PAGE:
Two key statements by God will help us grasp this important distinction. They concern His appraisal of Abraham and Moses recorded in the Torah. First, we read that “Abraham obeyed My voice and kept My charge, My commandments, My statutes, and My Laws” (Genesis 26:5)—all this before Sinai, before the Torah was actually revealed. Second, “The Lord said to Moses and Aaron, ‘Because you did not believe in Me, to sanctify Me in the eyes of the people of Israel, therefore you shall not bring this assembly into the land which I have given them'” (Numbers 20:12). In Genesis constant attention is given to portray Abraham as one who lived by faith (15:6). There is no mention of his having the Law or keeping the Law prior to the inclusion of this statement in connection with God’s renewal of the Abrahamic covenant with Isaac (26:1-5), although we recognize that Abraham personally submitted to circumcision and circumcised Isaac “as God had commanded him” (17:9 and 21:4). It follows that God uses the life of Abraham recorded in Genesis to show that any Jewish person can fulfill the righteous requirements of the Law through a life of faith arising out of his/her covenant relationship with God. The personal exhortation that would arise from this is: “Be like Abraham. Live a life of faith, and it can be said that you are keeping the Law” (John H. Sailhamer, The Pentateuch as Narrative: A Biblical-Theological Commentary [Grand Rapids: Zondervan, 1992], p. 71).

It is significant that the concept of faith—taking God at His Word and acting upon it—occurs before Sinai in the Tanakh (Genesis 15:6; Exodus 4:31, 19:9), but that after the giving of the Law, the record of the Israelite experience contains no reference to faith. It was no longer marked by faith. Even Moses and Aaron failed in this respect: “Because you did not believe in Me, to sanctify Me in the eyes of the people of Israel, therefore you shall not bring this assembly into the land which I have given them” (Numbers 20:12). Needless to say, these two texts have precipitated more than a little ingenious rabbinical speculation down through the centuries to nullify their direct meaning. Hence, Paul pointedly underscored this Jewish tragedy: “Being ignorant of the righteousness that comes from God [‘by faith,’ Genesis 15:6], and seeking to establish their own [‘on the basis of works,’ Romans 11:6], they did not submit to God’s righteousness” (Romans 10:3). Throughout the whole of Scripture there is only one way to please God and to enter into the experience of His salvation, and that is “by faith” (Hebrews 11:6; Ephesians 2:8-10).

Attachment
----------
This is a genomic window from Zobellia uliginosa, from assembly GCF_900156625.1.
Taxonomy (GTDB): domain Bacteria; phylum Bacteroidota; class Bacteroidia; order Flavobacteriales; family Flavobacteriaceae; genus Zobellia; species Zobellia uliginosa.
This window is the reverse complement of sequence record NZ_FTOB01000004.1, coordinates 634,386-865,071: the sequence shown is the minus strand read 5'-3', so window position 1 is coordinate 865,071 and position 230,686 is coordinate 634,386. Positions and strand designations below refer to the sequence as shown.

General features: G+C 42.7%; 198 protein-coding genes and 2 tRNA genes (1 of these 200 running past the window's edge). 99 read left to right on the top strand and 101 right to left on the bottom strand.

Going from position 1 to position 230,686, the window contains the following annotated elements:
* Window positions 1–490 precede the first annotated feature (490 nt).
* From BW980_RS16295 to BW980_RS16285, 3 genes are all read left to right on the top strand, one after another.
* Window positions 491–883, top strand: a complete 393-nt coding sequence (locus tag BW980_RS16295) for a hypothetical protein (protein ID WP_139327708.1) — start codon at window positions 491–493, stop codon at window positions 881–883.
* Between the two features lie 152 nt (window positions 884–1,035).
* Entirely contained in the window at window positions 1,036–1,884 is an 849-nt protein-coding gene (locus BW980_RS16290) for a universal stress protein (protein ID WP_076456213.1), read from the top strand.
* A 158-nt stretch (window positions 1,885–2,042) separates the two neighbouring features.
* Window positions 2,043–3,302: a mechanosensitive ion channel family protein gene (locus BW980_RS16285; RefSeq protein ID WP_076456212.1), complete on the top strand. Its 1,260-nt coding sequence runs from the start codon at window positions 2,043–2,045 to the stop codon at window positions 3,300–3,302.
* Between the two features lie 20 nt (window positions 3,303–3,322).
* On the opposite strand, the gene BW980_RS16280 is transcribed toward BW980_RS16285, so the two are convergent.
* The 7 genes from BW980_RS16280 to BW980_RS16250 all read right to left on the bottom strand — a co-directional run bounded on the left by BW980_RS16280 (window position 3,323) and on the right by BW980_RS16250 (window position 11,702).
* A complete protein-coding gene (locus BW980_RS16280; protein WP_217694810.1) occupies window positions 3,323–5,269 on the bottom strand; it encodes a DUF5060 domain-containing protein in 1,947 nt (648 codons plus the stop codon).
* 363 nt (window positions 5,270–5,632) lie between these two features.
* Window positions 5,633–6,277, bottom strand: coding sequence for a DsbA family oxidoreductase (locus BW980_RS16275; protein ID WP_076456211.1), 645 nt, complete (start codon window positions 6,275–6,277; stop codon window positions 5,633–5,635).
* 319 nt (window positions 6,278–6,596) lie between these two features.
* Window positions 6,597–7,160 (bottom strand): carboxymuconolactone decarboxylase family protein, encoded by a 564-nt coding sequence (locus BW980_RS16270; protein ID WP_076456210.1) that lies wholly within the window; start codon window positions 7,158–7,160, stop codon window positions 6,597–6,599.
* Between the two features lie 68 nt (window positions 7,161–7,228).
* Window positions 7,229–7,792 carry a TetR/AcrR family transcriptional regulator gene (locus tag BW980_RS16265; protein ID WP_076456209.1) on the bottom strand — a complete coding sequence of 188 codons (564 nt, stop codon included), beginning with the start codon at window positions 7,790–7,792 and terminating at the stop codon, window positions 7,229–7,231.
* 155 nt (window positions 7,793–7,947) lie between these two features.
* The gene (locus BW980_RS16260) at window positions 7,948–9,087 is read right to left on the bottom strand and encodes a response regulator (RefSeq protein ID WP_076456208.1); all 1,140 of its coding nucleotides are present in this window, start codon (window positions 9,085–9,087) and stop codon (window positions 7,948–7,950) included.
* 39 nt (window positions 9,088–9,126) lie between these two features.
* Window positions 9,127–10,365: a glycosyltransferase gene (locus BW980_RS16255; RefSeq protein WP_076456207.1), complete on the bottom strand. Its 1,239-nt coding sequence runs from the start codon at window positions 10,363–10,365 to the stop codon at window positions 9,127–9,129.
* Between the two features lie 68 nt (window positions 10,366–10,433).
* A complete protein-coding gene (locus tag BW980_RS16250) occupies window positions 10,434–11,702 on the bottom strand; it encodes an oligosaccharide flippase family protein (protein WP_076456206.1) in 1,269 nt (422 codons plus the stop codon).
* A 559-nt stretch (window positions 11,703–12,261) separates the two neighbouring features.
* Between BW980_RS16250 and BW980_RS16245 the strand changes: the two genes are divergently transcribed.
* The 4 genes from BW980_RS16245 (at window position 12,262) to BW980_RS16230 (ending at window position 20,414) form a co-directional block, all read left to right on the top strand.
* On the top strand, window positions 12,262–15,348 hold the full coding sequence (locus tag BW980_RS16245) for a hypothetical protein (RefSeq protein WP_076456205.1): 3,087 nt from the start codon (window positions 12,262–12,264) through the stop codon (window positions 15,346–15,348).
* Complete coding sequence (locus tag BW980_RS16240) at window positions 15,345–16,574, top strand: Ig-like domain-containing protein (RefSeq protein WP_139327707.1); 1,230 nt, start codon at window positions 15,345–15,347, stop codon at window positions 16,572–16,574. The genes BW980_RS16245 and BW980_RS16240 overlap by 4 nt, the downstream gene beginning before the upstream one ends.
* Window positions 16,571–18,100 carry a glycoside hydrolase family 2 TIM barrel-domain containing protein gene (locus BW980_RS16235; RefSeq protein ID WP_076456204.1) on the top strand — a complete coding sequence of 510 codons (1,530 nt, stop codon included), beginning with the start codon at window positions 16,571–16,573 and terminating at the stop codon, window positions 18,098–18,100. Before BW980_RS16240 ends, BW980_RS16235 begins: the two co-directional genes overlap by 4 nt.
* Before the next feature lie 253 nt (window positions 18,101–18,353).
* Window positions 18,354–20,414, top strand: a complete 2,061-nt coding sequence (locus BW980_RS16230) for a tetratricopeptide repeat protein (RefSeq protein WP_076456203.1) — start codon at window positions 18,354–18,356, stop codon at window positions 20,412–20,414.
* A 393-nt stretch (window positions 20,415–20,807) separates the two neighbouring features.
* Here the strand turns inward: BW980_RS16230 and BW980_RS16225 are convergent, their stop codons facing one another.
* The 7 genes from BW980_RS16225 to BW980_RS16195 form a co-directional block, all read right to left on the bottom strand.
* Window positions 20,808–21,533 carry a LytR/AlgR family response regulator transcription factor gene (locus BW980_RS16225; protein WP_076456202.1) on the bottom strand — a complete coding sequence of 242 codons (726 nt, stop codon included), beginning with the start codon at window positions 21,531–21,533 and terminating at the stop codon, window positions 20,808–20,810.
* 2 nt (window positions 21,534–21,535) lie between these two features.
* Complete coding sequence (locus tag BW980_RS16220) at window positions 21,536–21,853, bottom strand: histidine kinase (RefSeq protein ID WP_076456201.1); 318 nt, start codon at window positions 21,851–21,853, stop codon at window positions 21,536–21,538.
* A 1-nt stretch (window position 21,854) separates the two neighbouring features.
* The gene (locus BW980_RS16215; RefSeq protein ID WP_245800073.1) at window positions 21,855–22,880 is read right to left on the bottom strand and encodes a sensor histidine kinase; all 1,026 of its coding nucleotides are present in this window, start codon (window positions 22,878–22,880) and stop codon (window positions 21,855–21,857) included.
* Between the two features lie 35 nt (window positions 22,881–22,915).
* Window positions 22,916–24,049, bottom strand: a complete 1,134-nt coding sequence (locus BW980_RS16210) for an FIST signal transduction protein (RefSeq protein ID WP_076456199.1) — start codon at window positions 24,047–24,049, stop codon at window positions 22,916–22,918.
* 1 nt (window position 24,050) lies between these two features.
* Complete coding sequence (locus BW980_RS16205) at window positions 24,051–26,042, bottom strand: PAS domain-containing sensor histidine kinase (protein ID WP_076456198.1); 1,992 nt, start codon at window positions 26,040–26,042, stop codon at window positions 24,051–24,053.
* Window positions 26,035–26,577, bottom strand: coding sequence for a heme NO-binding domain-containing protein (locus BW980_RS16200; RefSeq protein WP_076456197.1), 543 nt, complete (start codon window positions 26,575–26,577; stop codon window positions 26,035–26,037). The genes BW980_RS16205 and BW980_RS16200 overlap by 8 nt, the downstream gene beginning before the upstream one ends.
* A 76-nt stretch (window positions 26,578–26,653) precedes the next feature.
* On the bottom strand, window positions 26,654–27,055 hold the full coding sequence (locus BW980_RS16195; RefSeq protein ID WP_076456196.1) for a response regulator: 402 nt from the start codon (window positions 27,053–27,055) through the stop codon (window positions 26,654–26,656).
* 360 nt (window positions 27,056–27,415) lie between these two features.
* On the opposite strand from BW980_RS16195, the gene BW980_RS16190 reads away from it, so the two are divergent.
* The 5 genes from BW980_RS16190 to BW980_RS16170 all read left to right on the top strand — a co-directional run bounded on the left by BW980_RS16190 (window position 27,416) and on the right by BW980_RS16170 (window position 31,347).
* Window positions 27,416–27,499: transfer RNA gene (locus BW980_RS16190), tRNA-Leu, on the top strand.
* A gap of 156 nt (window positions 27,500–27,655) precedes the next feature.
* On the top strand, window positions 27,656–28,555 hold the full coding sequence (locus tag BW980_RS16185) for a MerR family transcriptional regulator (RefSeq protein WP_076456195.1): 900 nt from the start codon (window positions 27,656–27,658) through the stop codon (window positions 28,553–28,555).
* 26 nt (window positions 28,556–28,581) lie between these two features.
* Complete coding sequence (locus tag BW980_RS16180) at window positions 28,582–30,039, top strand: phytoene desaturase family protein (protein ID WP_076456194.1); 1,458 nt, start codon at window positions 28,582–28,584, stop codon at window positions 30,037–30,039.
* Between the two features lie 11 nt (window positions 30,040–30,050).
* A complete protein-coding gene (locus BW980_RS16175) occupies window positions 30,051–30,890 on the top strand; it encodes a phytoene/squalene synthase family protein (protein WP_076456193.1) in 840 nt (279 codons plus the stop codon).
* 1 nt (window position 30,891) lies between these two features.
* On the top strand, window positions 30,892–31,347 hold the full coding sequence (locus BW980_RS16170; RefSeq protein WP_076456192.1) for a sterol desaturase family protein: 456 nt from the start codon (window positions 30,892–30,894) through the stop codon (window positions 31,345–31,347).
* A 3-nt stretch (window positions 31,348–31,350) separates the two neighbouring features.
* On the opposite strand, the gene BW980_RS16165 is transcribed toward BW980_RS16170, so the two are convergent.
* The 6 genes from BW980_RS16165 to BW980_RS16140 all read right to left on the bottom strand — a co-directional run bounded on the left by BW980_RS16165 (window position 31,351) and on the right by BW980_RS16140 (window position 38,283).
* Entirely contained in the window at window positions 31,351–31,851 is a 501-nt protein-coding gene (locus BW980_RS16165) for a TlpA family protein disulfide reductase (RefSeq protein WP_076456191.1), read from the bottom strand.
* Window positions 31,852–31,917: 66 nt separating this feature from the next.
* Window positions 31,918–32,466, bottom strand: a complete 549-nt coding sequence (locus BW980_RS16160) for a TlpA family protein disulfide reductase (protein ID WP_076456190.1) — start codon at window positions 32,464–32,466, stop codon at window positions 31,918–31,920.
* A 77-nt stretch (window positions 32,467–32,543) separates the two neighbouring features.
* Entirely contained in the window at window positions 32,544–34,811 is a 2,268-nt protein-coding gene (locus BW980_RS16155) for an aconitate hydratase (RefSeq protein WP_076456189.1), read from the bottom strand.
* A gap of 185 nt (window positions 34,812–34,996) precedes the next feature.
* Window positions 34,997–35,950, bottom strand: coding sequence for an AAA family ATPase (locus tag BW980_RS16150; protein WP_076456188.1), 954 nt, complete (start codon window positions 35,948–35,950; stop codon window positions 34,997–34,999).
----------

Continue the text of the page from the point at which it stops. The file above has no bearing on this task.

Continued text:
However, Rabbi Singer draws this lecture to a close in the following fashion: “You can have salvation by keeping Torah. You don’t need Jesus! He died in vain. Affirm your relationship with God and then keep Torah.” The Rabbi does not refer to the failure of Israel and Judah under the Sinaitic Covenant in the context of Jeremiah’s promise of a New Covenant (Jeremiah 31:31-34). He just says that the New Covenant is yet to be made. But he bears down on the fact that “when that happens Messiah will enforce Torah obedience” (see Ezekiel 11:19, 20). His concluding challenge is quite blunt, and I quote: “When Jews opt out of keeping Torah, they cease to be Jews! But we Torah-keeping Jews will continue, and we’ll continue without you Christians!”